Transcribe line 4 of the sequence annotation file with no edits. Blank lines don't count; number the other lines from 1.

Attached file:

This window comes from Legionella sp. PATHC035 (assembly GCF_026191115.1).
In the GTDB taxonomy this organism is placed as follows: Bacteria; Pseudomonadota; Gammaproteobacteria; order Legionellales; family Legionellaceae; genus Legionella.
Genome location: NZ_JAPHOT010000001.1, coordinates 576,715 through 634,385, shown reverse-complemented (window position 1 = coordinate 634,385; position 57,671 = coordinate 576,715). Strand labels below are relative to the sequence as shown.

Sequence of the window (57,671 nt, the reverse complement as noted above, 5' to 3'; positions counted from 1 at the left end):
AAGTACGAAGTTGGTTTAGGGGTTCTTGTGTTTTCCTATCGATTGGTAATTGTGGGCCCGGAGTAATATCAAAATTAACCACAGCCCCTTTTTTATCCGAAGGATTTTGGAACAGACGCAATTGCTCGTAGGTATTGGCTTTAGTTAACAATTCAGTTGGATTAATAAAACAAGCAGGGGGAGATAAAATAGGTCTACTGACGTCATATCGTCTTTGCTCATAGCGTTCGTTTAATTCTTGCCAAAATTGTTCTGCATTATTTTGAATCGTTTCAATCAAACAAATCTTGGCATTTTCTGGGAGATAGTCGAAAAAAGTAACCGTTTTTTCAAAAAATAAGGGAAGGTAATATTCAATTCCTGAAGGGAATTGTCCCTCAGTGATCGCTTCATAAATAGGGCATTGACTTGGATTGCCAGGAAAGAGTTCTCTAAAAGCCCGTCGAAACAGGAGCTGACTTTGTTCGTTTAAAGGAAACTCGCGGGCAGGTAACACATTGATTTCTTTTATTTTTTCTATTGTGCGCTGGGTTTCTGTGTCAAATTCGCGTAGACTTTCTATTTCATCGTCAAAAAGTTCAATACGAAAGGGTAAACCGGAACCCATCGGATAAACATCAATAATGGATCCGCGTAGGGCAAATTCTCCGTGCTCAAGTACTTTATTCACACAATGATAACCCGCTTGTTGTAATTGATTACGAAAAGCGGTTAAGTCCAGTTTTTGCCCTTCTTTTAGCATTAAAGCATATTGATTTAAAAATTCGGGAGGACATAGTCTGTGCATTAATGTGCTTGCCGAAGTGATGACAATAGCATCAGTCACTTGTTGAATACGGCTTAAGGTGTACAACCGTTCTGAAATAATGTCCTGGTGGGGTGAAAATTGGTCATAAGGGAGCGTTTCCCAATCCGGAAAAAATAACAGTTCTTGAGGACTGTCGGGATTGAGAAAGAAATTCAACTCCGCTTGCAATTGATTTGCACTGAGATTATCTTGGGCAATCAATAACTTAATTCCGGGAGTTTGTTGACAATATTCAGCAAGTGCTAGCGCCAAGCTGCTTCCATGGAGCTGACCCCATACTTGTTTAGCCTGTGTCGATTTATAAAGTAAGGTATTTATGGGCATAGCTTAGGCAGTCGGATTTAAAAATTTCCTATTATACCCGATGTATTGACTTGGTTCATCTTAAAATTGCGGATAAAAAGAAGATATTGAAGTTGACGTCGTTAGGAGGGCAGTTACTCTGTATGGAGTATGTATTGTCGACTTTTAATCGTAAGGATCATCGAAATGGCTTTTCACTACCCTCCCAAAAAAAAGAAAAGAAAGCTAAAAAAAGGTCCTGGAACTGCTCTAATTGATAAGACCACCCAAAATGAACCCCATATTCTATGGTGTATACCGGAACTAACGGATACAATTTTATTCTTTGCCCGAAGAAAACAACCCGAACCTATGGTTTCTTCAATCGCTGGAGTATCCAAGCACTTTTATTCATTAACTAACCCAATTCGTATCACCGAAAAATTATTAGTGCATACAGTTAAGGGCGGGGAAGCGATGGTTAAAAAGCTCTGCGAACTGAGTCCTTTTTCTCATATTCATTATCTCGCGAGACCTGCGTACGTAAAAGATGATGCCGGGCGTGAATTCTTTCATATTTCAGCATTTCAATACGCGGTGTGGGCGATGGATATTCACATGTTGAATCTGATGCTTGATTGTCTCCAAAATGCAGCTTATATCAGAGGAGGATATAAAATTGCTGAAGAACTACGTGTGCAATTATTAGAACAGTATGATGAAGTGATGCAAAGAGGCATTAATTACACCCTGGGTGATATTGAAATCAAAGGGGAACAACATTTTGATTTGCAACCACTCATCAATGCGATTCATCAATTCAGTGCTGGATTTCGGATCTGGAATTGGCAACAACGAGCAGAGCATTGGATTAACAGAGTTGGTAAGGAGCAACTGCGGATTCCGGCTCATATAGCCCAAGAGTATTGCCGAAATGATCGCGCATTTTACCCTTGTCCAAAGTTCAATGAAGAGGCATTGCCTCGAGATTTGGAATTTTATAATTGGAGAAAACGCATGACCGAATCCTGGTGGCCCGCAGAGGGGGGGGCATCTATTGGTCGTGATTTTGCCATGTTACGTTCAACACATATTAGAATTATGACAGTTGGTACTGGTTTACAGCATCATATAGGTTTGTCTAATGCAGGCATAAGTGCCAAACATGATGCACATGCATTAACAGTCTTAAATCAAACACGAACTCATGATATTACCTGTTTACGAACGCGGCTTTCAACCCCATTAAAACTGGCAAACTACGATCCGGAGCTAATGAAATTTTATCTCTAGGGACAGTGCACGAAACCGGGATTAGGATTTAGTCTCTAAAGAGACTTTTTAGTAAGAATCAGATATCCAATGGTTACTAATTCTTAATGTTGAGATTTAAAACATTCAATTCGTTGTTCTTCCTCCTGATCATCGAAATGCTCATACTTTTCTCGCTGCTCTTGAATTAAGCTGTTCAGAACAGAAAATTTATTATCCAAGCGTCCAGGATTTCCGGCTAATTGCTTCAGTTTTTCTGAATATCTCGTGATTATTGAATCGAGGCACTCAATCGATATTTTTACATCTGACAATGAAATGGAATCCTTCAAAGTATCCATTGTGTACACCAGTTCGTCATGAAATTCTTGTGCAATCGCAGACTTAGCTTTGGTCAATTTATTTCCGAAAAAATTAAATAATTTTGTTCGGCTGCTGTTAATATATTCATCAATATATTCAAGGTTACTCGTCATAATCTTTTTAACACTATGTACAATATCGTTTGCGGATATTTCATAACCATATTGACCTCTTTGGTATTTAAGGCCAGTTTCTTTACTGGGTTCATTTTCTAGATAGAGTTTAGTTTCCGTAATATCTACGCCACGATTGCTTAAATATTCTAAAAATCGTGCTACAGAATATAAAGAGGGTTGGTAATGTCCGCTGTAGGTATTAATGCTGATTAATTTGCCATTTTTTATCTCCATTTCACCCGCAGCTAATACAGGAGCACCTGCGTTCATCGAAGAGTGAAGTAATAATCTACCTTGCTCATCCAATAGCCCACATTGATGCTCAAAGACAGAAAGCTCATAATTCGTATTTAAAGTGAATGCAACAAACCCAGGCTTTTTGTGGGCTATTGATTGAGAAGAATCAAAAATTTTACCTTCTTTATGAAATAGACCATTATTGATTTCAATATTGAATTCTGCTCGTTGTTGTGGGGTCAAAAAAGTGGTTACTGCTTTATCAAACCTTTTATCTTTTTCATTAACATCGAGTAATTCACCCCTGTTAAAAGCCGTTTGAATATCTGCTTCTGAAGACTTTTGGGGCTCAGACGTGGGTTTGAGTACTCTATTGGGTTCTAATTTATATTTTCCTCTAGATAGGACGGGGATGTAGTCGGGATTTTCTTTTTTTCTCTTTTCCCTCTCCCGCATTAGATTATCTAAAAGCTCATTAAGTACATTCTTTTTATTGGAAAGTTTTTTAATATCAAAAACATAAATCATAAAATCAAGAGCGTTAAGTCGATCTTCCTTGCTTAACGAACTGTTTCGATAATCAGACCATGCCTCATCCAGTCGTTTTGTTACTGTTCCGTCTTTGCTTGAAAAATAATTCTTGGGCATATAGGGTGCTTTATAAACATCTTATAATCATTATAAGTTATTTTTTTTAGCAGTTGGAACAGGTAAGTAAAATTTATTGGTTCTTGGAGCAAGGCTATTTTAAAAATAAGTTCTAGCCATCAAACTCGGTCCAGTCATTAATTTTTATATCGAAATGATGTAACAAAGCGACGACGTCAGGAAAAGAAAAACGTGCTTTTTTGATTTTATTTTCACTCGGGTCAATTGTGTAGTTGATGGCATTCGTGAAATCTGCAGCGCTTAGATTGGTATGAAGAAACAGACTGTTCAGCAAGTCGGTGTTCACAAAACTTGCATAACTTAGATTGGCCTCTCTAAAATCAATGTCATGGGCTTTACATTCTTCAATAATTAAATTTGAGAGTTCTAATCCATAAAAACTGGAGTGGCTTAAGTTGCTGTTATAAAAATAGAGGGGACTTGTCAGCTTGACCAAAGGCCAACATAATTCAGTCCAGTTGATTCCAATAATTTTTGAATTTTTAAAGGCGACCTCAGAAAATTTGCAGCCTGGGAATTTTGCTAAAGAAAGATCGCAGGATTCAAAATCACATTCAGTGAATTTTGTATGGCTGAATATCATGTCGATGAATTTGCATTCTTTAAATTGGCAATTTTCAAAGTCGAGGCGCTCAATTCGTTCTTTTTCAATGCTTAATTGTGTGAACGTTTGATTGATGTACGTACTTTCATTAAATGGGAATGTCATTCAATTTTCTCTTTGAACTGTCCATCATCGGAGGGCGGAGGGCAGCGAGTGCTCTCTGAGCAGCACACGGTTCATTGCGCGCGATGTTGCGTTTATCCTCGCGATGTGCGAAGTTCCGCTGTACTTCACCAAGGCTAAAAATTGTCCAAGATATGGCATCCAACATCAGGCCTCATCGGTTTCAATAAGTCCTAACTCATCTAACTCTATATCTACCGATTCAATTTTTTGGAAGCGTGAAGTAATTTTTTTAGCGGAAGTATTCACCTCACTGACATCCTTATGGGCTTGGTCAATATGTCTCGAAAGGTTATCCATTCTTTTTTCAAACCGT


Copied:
Sequence of the window (57,671 nt, the reverse complement as noted above, 5' to 3'; positions counted from 1 at the left end):